Oooh, Shiny!

Vigors are near magical powers that can be used against enemy units, machines and bots. Zap them with a bolt of electricity, turn enemy machines into allies, throw hellfire and traps or distract your enemies with a murder of crows. Combining these with your trustworthy guns gives you a unique, fun and exciting experience every time you go up against a flurry of enemies.

And then, you get opportunities to change your gear and customize it to get additional perks in the game. For instance, if you melee someone, you zap him with a bolt of electricity and shock him into submission and ready for a fresh finish-off move. Guilty pleasure, I tell you.

Hands of Fury


With all this combined, BioShock Infinite makes a place amongst the heavyweights of the FPS genre. The only flaw that I noticed in the game was that sometimes, at some situations, it started to show lethargy. The game’s pace started dropping but, thankfully, that did not last long and it was ready with its next set of surprises. However, even this little flaw felt as if the game was preparing me for something extraordinary, setting the stage for another masterpiece, putting forward a lull before the storm.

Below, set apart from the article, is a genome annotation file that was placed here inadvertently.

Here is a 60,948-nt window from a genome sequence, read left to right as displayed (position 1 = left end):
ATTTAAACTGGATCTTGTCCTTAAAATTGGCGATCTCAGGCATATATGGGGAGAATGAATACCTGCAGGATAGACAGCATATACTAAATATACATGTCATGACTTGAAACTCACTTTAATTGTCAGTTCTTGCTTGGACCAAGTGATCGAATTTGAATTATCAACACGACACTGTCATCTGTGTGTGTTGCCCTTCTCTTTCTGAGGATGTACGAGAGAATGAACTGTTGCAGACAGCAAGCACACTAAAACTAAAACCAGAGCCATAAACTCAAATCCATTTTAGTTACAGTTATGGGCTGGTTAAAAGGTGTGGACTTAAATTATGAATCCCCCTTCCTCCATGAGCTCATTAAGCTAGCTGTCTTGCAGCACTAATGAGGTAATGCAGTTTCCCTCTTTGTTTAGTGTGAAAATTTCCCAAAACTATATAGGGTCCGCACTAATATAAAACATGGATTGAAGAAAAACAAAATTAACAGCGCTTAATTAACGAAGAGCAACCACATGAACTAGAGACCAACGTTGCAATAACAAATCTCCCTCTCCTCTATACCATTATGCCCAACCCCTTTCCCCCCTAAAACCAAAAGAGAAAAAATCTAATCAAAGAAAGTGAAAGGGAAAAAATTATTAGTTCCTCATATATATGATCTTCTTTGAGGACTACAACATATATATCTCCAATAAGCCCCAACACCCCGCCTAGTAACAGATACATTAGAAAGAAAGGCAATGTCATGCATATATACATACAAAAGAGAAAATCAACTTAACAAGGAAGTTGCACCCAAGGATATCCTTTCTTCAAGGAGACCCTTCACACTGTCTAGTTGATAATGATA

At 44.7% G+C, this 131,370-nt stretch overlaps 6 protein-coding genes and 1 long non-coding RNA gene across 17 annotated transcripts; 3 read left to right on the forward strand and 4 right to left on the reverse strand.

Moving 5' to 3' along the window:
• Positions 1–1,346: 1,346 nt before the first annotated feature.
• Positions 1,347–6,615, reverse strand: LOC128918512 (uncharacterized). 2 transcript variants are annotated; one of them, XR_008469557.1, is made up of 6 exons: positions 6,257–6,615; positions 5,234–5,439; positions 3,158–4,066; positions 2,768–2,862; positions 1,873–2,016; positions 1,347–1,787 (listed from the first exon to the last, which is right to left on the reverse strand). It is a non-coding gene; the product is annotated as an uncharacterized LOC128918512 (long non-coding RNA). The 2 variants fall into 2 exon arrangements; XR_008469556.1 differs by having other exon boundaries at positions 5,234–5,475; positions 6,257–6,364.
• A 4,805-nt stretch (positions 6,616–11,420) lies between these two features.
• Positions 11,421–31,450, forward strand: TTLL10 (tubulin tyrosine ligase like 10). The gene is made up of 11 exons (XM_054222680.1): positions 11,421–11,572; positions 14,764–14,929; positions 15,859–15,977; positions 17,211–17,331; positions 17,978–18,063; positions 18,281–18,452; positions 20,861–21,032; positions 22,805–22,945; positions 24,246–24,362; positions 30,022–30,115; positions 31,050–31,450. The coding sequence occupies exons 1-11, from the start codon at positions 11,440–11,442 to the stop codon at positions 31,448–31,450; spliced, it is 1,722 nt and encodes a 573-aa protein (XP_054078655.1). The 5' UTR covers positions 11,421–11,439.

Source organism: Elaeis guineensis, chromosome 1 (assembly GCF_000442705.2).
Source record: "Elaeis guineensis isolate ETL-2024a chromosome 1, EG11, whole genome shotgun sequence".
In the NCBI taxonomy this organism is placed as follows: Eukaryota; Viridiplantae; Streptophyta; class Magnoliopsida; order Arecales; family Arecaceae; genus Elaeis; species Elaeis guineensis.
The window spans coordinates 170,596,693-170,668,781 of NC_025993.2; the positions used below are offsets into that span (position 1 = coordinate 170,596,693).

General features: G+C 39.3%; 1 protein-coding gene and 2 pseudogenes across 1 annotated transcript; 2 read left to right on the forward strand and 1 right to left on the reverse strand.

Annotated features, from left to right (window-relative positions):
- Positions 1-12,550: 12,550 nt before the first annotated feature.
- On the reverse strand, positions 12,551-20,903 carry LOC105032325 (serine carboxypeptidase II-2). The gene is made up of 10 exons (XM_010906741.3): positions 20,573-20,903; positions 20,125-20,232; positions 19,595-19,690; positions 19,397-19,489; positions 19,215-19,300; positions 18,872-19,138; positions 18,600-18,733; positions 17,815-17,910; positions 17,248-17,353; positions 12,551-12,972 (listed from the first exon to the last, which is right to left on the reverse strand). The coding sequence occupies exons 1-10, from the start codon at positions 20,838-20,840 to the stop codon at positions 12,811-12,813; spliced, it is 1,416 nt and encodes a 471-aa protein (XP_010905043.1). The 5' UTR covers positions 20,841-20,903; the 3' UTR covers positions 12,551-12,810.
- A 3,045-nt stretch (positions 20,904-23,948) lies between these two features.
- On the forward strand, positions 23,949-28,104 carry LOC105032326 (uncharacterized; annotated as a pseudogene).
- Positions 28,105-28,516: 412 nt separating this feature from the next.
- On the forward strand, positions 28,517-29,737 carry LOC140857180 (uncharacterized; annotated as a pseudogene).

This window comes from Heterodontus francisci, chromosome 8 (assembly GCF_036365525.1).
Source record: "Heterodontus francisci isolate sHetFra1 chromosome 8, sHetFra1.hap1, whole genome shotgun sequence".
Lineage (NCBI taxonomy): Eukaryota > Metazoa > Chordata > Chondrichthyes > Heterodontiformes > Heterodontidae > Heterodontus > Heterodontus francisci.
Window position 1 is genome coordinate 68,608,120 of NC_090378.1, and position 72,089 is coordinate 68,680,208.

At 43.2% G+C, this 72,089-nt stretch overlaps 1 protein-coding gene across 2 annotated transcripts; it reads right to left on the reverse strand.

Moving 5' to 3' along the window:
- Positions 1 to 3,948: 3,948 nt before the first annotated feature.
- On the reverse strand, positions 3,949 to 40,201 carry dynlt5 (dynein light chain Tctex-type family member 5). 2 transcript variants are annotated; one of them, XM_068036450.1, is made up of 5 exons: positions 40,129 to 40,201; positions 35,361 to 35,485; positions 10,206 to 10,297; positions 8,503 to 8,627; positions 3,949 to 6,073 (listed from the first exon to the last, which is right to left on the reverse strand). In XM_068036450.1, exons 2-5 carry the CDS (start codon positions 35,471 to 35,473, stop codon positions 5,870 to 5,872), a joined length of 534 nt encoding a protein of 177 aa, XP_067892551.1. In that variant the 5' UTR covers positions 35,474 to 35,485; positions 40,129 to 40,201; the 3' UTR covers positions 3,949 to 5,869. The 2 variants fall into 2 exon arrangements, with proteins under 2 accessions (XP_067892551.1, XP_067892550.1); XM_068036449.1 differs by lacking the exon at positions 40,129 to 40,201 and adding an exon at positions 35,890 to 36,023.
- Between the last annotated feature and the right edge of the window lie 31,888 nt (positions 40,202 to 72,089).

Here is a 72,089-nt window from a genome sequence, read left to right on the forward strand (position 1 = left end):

For this, I give BioShock Infinite a 10 out of 10. This is the first time that I have given a cent per cent score to a recent title, not because I am hard to please, but because such titles have become a rarity. Hoping that BioShock Infinite sets the pace for more perfect games to come, this is Jitesh signing out. Please give us a shout here and let us know what you think about BioShock Infinite. Until then, Happy Gaming!


Third Installment in the BioShock series

  • Peter

    Overrated piece of crap

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  • Bioshock fan

    This game is great, actually it’s amazing. But it’s faulty. Say the autosave feature; it sucks! I got a couple hours in playing this and I waited till it autosaved to quit. Later that day I got back on and I was all the back where I started playing before I got those couple hours in. I dislike this about the game and if there is an update you can make where you can save the game anytime you want in the start menu that would be greatly appreciated.

  • Albert L. Dancy

    I also give the game a perfect score of 10. The game is faulty at some point but considering the combination of good story and gameplay – the game is brilliant!

    It’s also the first time I felt connected to an NPC; Elizabeth’s child like curiosity made me fall for her and urge me to save her. Yes I know, it;s just a game and thank you for emphasizing her eyes :)

    I have not completed the optional missions but if you want to, here’s a walkthrough:

  • LEX

    I’m an old guy that loves to play games like HALO, Call of Duty, Red Dead Redemption and Skyrim , for example, on my Xbox. After reading some amazing reviews, I bought this game (already on sale for $44.99 at best buy) expecting it to be the best gaming experience ever. I was disappointed as soon as I saw the people (NPCs) graphics. They have a low level graphic quality like games from 10 years ago +/-. I seem to be the only person commenting on this so I admit that I just don’t get it. Maybe I put too much stock in the visual realism of the characters. Somebody explain this to me.